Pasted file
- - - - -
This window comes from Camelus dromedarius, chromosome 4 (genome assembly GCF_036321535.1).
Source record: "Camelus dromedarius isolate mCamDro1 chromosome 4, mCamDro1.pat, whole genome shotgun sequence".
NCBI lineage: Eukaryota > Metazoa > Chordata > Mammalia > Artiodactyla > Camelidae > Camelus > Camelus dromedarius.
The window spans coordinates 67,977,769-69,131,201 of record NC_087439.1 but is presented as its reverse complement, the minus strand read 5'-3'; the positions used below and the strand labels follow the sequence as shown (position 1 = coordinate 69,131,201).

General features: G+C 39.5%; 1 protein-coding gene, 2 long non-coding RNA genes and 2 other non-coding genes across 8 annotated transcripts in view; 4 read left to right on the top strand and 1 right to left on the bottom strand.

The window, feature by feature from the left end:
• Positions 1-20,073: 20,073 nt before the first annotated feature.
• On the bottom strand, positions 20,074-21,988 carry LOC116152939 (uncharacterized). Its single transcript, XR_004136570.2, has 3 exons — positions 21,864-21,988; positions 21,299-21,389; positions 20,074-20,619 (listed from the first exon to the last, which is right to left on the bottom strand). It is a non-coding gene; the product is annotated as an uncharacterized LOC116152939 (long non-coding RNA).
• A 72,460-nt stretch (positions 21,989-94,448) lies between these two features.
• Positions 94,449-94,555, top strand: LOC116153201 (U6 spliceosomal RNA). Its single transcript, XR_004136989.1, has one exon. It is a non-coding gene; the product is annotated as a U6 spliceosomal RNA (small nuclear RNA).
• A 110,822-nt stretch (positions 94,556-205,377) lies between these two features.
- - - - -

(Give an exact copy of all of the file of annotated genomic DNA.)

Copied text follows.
This window comes from Camelus dromedarius, chromosome 4 (genome assembly GCF_036321535.1).
Source record: "Camelus dromedarius isolate mCamDro1 chromosome 4, mCamDro1.pat, whole genome shotgun sequence".
NCBI lineage: Eukaryota > Metazoa > Chordata > Mammalia > Artiodactyla > Camelidae > Camelus > Camelus dromedarius.
The window spans coordinates 67,977,769-69,131,201 of record NC_087439.1 but is presented as its reverse complement, the minus strand read 5'-3'; the positions used below and the strand labels follow the sequence as shown (position 1 = coordinate 69,131,201).

General features: G+C 39.5%; 1 protein-coding gene, 2 long non-coding RNA genes and 2 other non-coding genes across 8 annotated transcripts in view; 4 read left to right on the top strand and 1 right to left on the bottom strand.

The window, feature by feature from the left end:
• Positions 1-20,073: 20,073 nt before the first annotated feature.
• On the bottom strand, positions 20,074-21,988 carry LOC116152939 (uncharacterized). Its single transcript, XR_004136570.2, has 3 exons — positions 21,864-21,988; positions 21,299-21,389; positions 20,074-20,619 (listed from the first exon to the last, which is right to left on the bottom strand). It is a non-coding gene; the product is annotated as an uncharacterized LOC116152939 (long non-coding RNA).
• A 72,460-nt stretch (positions 21,989-94,448) lies between these two features.
• Positions 94,449-94,555, top strand: LOC116153201 (U6 spliceosomal RNA). Its single transcript, XR_004136989.1, has one exon. It is a non-coding gene; the product is annotated as a U6 spliceosomal RNA (small nuclear RNA).
• A 110,822-nt stretch (positions 94,556-205,377) lies between these two features.